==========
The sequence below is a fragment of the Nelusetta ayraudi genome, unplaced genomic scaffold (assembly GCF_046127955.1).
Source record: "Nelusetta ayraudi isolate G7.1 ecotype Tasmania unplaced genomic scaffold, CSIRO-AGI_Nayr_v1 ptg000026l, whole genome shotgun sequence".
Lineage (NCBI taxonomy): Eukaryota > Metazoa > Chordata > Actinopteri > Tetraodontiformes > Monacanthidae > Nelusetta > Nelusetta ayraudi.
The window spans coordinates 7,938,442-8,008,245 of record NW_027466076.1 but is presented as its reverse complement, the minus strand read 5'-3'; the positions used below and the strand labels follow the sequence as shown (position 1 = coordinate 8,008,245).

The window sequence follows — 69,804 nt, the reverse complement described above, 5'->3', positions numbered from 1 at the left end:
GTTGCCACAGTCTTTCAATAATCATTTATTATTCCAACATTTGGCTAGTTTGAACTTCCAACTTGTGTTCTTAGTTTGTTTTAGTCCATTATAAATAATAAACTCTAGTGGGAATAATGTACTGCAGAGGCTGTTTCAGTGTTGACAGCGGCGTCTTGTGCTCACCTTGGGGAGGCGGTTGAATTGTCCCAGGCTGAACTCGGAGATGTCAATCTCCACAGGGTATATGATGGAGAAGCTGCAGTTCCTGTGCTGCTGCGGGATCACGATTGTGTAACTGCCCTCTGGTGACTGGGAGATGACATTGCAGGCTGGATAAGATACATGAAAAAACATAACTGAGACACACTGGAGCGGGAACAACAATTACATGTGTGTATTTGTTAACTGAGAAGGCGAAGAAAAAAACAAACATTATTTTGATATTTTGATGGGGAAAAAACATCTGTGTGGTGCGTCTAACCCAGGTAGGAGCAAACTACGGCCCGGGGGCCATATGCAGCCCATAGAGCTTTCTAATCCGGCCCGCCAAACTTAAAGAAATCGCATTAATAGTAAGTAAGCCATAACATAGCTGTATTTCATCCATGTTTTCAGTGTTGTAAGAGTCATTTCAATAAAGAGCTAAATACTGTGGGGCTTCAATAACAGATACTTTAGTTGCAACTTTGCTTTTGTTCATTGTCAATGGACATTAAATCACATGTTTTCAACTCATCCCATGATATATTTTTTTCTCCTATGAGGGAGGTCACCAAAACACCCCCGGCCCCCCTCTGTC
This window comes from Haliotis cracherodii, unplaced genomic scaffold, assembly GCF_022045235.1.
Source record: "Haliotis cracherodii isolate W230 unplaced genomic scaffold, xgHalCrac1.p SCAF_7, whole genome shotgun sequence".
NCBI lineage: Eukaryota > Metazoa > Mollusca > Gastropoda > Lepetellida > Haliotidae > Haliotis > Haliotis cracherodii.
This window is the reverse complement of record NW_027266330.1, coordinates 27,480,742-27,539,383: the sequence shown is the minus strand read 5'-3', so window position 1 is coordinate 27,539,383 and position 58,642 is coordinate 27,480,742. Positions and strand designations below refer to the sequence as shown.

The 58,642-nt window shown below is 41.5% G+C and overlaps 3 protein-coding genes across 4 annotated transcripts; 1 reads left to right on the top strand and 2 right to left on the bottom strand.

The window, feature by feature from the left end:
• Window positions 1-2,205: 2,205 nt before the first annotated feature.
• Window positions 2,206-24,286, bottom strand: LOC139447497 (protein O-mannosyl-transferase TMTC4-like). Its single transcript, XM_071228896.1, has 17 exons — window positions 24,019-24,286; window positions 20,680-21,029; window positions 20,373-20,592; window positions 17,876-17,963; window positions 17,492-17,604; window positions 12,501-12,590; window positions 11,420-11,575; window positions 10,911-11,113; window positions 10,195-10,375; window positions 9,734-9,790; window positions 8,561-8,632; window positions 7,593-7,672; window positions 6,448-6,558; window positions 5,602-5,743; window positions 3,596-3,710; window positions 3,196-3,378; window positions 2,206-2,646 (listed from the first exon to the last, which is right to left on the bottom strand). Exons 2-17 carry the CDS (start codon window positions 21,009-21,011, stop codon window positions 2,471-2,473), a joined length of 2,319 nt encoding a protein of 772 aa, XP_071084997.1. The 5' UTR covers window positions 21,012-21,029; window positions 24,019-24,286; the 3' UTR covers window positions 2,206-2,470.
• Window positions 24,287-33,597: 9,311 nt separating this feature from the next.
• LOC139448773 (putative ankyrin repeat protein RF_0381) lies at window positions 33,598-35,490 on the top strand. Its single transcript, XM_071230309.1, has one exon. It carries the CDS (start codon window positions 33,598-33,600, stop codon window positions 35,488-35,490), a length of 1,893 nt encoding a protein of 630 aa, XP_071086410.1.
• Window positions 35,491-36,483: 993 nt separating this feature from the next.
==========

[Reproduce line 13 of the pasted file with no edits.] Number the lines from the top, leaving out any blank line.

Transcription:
• Window positions 1-2,205: 2,205 nt before the first annotated feature.